verb (used without object), trouped, troup·ing.
Origin of troupe
Examples from the Web for troupe
It was dark and somewhat stuffy, and it was “home” to a troupe of six.
The troupe stages the critically acclaimed Being Harold Pinter, a play about helpless characters with a KGB-esque twist.
Little wonder, then, that the troupe goes to extreme lengths to keep their plays covert.
Others took a moment to snap photos with Razzie troupe members.Backstage at the Razzie Awards, Honoring Hollywood’s Worst Films|David Eckstein|March 2, 2014|DAILY BEAST
He would perform comedy sketches with his troupe around campus.Andrew Bachelor, a.k.a. King Bach, Is the King of Vine—And Comedy’s Next Big Thing|Marlow Stern|August 29, 2013|DAILY BEAST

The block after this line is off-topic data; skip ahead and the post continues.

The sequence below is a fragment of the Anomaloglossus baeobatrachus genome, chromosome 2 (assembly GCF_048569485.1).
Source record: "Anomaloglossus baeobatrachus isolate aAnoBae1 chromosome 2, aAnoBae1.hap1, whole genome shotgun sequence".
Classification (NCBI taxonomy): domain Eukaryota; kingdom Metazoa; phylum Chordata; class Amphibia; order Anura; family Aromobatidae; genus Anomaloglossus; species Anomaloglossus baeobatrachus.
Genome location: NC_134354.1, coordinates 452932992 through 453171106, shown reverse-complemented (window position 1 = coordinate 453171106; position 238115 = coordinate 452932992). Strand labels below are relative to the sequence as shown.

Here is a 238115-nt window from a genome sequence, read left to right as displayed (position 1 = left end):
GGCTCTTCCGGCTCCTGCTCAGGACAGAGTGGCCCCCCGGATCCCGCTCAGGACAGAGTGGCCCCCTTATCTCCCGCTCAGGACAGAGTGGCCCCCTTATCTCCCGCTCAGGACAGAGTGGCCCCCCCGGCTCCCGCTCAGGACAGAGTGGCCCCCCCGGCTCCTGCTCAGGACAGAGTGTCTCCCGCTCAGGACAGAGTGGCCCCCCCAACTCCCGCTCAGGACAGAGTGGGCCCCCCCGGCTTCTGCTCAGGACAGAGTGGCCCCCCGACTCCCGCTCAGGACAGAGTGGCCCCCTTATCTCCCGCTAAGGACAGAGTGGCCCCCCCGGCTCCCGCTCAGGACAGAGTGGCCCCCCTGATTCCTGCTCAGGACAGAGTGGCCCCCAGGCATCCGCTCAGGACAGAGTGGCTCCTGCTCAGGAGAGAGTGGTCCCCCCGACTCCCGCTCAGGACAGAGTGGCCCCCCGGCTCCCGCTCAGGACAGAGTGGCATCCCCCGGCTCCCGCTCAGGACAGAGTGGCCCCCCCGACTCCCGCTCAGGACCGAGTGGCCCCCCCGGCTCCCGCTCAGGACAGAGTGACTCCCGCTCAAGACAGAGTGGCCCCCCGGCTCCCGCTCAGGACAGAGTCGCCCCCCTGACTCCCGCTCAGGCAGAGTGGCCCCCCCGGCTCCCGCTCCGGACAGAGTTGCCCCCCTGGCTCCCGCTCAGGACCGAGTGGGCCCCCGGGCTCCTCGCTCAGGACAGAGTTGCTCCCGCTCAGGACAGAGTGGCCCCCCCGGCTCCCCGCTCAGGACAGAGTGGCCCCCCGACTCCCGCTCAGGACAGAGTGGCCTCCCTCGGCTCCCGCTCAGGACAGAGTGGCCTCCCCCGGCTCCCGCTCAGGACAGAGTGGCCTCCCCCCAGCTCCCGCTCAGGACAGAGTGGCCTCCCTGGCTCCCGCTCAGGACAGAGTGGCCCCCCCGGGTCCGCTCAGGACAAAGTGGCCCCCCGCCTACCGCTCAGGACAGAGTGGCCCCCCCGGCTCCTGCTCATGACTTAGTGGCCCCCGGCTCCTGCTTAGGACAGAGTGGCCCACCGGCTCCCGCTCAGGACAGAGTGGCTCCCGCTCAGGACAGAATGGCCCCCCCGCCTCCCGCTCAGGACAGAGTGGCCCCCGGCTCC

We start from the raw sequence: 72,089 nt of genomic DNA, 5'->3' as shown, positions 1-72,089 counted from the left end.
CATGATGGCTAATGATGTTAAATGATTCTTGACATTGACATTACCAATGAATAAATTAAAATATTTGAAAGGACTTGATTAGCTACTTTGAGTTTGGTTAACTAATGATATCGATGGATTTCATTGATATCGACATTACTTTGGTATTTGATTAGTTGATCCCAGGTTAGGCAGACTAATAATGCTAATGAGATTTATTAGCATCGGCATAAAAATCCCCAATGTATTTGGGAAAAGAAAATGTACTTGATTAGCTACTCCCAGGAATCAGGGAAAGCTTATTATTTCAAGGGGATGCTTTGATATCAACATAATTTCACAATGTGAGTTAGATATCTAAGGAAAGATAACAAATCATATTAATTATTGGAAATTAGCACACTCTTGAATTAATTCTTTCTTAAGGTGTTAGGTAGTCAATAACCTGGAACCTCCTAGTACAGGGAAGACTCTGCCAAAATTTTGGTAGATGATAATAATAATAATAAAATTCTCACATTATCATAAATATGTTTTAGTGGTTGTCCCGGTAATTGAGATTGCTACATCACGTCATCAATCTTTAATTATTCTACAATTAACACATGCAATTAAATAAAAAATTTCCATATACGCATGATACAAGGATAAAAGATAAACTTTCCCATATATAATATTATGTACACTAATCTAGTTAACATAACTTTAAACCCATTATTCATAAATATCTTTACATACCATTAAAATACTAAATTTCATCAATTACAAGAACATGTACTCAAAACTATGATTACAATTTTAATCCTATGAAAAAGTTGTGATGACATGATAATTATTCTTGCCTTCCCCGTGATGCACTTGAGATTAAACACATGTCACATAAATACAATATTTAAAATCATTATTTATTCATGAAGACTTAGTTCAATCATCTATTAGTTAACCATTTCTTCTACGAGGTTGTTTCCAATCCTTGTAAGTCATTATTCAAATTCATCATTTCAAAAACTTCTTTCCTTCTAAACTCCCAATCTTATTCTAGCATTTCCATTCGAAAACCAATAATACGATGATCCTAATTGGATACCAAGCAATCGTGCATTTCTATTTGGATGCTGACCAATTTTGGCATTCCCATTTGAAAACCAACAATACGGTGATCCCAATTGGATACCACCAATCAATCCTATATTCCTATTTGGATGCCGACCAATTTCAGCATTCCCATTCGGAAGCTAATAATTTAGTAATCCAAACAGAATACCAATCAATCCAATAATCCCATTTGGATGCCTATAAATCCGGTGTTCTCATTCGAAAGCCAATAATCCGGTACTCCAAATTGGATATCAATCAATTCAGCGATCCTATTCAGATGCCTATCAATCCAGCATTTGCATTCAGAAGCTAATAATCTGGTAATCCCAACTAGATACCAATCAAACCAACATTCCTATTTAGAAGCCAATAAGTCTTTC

It is what we have been hoping, and we follow eagerly, escorted by the troupe.A Midsummer Drive Through The Pyrenees|Edwin Asa Dix
The troupe nobody knew about: dispersed, most likely; the troupe, after all, was Lily.
There is a troupe all ready at Miskolcz at the present moment.Eyes Like the Sea|Mr Jkai
Many of the noble or wealthy families of Venice took pleasure in receiving members of Sacchi's troupe at their houses.The Memoirs of Count Carlo Gozzi|Count Carlo Gozzi
Lily had to accept a bag of cakes to share with the troupe when they had their tea.
British Dictionary definitions for troupe
Word Origin for troupe
Word Origin and History for troupe
1825, "company, band," from French troupe, from Middle French troupe "company" (see troop).